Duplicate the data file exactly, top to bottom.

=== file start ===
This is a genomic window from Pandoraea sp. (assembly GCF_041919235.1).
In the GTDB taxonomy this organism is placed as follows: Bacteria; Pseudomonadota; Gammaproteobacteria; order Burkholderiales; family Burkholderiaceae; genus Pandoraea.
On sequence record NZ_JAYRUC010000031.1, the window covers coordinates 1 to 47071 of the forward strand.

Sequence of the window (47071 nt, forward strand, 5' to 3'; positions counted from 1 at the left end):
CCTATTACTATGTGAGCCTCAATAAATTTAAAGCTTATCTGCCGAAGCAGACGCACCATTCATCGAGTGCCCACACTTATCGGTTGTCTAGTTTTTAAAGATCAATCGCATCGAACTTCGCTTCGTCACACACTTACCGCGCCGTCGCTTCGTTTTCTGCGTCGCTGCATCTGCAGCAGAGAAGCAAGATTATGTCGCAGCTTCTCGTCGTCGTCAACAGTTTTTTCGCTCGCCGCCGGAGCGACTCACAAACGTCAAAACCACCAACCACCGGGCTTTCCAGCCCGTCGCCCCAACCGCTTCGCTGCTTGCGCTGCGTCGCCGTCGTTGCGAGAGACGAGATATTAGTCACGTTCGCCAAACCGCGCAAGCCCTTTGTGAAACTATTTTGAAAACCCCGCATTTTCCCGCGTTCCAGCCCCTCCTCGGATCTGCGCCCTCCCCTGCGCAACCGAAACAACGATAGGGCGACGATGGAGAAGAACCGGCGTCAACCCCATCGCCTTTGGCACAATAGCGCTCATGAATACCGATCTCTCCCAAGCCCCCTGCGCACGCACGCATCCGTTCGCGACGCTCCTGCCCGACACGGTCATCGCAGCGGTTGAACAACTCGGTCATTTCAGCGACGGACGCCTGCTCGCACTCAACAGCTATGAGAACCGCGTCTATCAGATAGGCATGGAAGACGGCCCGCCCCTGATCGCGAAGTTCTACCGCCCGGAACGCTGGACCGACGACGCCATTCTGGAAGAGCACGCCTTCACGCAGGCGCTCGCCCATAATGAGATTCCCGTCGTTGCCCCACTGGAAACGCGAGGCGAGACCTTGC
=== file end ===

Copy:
This is a genomic window from Pandoraea sp. (assembly GCF_041919235.1).
In the GTDB taxonomy this organism is placed as follows: Bacteria; Pseudomonadota; Gammaproteobacteria; order Burkholderiales; family Burkholderiaceae; genus Pandoraea.
On sequence record NZ_JAYRUC010000031.1, the window covers coordinates 1 to 47071 of the forward strand.

Sequence of the window (47071 nt, forward strand, 5' to 3'; positions counted from 1 at the left end):
CCTATTACTATGTGAGCCTCAATAAATTTAAAGCTTATCTGCCGAAGCAGACGCACCATTCATCGAGTGCCCACACTTATCGGTTGTCTAGTTTTTAAAGATCAATCGCATCGAACTTCGCTTCGTCACACACTTACCGCGCCGTCGCTTCGTTTTCTGCGTCGCTGCATCTGCAGCAGAGAAGCAAGATTATGTCGCAGCTTCTCGTCGTCGTCAACAGTTTTTTCGCTCGCCGCCGGAGCGACTCACAAACGTCAAAACCACCAACCACCGGGCTTTCCAGCCCGTCGCCCCAACCGCTTCGCTGCTTGCGCTGCGTCGCCGTCGTTGCGAGAGACGAGATATTAGTCACGTTCGCCAAACCGCGCAAGCCCTTTGTGAAACTATTTTGAAAACCCCGCATTTTCCCGCGTTCCAGCCCCTCCTCGGATCTGCGCCCTCCCCTGCGCAACCGAAACAACGATAGGGCGACGATGGAGAAGAACCGGCGTCAACCCCATCGCCTTTGGCACAATAGCGCTCATGAATACCGATCTCTCCCAAGCCCCCTGCGCACGCACGCATCCGTTCGCGACGCTCCTGCCCGACACGGTCATCGCAGCGGTTGAACAACTCGGTCATTTCAGCGACGGACGCCTGCTCGCACTCAACAGCTATGAGAACCGCGTCTATCAGATAGGCATGGAAGACGGCCCGCCCCTGATCGCGAAGTTCTACCGCCCGGAACGCTGGACCGACGACGCCATTCTGGAAGAGCACGCCTTCACGCAGGCGCTCGCCCATAATGAGATTCCCGTCGTTGCCCCACTGGAAACGCGAGGCGAGACCTTGC